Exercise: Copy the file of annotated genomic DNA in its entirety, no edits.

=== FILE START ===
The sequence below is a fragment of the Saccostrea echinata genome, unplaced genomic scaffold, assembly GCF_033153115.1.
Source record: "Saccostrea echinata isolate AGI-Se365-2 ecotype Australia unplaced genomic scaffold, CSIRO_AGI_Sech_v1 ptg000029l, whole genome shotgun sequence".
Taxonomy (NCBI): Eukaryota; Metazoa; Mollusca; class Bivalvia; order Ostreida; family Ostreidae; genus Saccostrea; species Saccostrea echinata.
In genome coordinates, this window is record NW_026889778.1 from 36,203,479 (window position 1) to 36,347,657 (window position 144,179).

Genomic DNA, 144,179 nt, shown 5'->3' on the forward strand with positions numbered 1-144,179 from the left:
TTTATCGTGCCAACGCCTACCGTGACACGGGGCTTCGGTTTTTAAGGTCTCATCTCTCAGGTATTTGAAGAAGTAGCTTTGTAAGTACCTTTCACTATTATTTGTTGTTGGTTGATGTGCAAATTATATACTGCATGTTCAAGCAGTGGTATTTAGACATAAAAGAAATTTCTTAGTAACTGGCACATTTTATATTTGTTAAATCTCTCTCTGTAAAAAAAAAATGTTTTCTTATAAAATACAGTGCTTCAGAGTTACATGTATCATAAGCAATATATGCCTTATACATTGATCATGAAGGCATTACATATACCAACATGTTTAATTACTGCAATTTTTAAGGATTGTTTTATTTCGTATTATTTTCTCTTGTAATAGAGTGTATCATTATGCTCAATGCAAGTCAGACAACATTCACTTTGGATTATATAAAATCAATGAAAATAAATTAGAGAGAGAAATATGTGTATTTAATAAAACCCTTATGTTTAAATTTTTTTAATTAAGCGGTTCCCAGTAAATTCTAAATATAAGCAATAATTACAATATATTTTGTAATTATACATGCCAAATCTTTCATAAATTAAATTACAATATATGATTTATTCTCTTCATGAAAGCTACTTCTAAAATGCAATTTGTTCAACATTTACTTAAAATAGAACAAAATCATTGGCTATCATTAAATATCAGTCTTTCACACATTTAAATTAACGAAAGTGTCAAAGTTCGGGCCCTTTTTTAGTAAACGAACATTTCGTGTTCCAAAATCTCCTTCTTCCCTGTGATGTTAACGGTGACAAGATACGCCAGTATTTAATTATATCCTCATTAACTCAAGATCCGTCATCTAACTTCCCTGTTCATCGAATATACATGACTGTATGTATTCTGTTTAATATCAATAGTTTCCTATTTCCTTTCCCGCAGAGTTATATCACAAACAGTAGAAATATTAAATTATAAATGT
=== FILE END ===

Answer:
The sequence below is a fragment of the Saccostrea echinata genome, unplaced genomic scaffold, assembly GCF_033153115.1.
Source record: "Saccostrea echinata isolate AGI-Se365-2 ecotype Australia unplaced genomic scaffold, CSIRO_AGI_Sech_v1 ptg000029l, whole genome shotgun sequence".
Taxonomy (NCBI): Eukaryota; Metazoa; Mollusca; class Bivalvia; order Ostreida; family Ostreidae; genus Saccostrea; species Saccostrea echinata.
In genome coordinates, this window is record NW_026889778.1 from 36,203,479 (window position 1) to 36,347,657 (window position 144,179).

Genomic DNA, 144,179 nt, shown 5'->3' on the forward strand with positions numbered 1-144,179 from the left:
TTTATCGTGCCAACGCCTACCGTGACACGGGGCTTCGGTTTTTAAGGTCTCATCTCTCAGGTATTTGAAGAAGTAGCTTTGTAAGTACCTTTCACTATTATTTGTTGTTGGTTGATGTGCAAATTATATACTGCATGTTCAAGCAGTGGTATTTAGACATAAAAGAAATTTCTTAGTAACTGGCACATTTTATATTTGTTAAATCTCTCTCTGTAAAAAAAAAATGTTTTCTTATAAAATACAGTGCTTCAGAGTTACATGTATCATAAGCAATATATGCCTTATACATTGATCATGAAGGCATTACATATACCAACATGTTTAATTACTGCAATTTTTAAGGATTGTTTTATTTCGTATTATTTTCTCTTGTAATAGAGTGTATCATTATGCTCAATGCAAGTCAGACAACATTCACTTTGGATTATATAAAATCAATGAAAATAAATTAGAGAGAGAAATATGTGTATTTAATAAAACCCTTATGTTTAAATTTTTTTAATTAAGCGGTTCCCAGTAAATTCTAAATATAAGCAATAATTACAATATATTTTGTAATTATACATGCCAAATCTTTCATAAATTAAATTACAATATATGATTTATTCTCTTCATGAAAGCTACTTCTAAAATGCAATTTGTTCAACATTTACTTAAAATAGAACAAAATCATTGGCTATCATTAAATATCAGTCTTTCACACATTTAAATTAACGAAAGTGTCAAAGTTCGGGCCCTTTTTTAGTAAACGAACATTTCGTGTTCCAAAATCTCCTTCTTCCCTGTGATGTTAACGGTGACAAGATACGCCAGTATTTAATTATATCCTCATTAACTCAAGATCCGTCATCTAACTTCCCTGTTCATCGAATATACATGACTGTATGTATTCTGTTTAATATCAATAGTTTCCTATTTCCTTTCCCGCAGAGTTATATCACAAACAGTAGAAATATTAAATTATAAATGT